RE: Dragoon Mtns and Picacho Peak

EXCELLENT photos (you really understand light, your terrain, and the limits of your camera in the shadows) ! Tremendous trip (mini expedition) report! Silver-
silversand 03/22/15 07:36am Truck Campers
RE: America’s Wildflowers, On the Road in a Truck Camper Pt 2

Brian: I think you nailed it with golden columbine. I looked up western columbine, however the golden seems to fit. This particular flower wasn't fully developed, it seems. Good call.
silversand 03/21/15 08:32pm Truck Campers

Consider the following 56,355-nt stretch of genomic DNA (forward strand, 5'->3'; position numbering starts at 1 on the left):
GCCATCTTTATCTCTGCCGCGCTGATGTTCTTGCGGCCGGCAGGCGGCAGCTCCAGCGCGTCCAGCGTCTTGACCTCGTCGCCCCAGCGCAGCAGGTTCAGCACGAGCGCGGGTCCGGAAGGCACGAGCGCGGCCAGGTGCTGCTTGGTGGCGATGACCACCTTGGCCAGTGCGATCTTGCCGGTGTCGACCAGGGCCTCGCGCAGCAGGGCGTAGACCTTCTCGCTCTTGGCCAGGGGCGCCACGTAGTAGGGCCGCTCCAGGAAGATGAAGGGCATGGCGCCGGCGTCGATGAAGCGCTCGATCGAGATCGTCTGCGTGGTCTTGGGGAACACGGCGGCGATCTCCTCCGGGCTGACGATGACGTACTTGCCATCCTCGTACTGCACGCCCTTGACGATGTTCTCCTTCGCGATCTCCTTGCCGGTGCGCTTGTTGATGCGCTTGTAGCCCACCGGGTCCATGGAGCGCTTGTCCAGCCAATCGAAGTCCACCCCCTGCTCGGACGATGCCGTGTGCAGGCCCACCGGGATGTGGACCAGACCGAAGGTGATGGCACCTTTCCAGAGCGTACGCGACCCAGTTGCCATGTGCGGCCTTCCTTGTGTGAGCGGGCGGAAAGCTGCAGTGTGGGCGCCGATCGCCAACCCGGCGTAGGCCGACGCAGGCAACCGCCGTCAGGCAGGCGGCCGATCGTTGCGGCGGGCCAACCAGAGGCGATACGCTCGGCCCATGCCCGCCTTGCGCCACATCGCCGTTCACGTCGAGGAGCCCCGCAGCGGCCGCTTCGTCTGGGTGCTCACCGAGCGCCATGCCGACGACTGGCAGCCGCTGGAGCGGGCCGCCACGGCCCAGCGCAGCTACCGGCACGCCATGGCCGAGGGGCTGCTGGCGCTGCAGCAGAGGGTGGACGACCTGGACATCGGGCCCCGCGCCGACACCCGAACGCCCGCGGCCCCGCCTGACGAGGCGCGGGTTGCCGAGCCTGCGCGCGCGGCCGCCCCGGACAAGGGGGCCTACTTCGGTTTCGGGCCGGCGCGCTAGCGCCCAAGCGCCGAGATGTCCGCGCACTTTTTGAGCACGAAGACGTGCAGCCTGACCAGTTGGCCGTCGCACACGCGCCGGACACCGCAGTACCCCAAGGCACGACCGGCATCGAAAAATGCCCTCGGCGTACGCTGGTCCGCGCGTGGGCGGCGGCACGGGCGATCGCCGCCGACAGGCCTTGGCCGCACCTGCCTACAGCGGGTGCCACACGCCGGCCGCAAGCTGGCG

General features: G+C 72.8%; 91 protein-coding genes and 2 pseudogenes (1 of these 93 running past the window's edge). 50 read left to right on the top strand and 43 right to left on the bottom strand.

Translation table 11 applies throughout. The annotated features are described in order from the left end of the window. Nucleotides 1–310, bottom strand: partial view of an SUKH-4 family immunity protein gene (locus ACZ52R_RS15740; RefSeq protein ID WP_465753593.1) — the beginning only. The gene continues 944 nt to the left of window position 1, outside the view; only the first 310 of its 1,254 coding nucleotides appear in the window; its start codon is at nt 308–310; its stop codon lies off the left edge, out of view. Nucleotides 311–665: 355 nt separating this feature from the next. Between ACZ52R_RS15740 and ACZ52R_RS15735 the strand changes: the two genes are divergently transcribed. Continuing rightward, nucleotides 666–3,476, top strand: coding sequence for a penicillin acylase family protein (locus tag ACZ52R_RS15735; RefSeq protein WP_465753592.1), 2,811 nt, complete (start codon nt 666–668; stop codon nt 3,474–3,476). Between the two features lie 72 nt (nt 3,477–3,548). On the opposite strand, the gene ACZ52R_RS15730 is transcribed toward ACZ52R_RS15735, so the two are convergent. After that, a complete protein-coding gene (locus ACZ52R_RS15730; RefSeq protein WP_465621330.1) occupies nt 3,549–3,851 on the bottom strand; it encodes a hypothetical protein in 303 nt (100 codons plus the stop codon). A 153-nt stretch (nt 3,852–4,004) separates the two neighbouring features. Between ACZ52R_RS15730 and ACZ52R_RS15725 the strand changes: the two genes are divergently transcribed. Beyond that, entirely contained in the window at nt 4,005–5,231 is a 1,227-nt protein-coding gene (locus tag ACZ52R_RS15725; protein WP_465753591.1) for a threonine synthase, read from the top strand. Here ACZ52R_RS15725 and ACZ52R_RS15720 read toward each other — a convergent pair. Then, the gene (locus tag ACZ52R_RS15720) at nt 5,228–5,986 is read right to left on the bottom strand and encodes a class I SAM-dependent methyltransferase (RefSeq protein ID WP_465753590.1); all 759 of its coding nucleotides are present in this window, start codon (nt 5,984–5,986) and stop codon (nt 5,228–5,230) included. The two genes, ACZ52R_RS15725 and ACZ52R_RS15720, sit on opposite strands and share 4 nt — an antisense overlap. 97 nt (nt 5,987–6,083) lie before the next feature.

RE: Paradise trip to Sanibel/Ft Myers... Our camping report

Nice! We were down part of January and all of February (about about 1/4er of our winter. It really helps; even if our temps in Florida were in the 30s, 40s and 50s (with 1 or 2 days in the 70s); we were north of your region :B
silversand 03/21/15 10:00am Truck Campers
RE: America’s Wildflowers, On the Road in a Truck Camper Pt 2

Close to Shiprock, NM (2002); cropped, but at full frame ratio http://i131.photobucket.com/albums/p318/isladelcisne/ShiprockArea_zpsznjwy7by.jpg Up "The Narrows", Zion National Park (taken in May 2006); original dimension, but resampled for the Forum http://i131.photobucket.com/albums/p318/isladelcisne/DeepInZionCanyon_zpsw8vu2pgr.jpg ...these are fairly common; can someone ID them? Cheers, Sand & Dunes
silversand 03/21/15 09:35am Truck Campers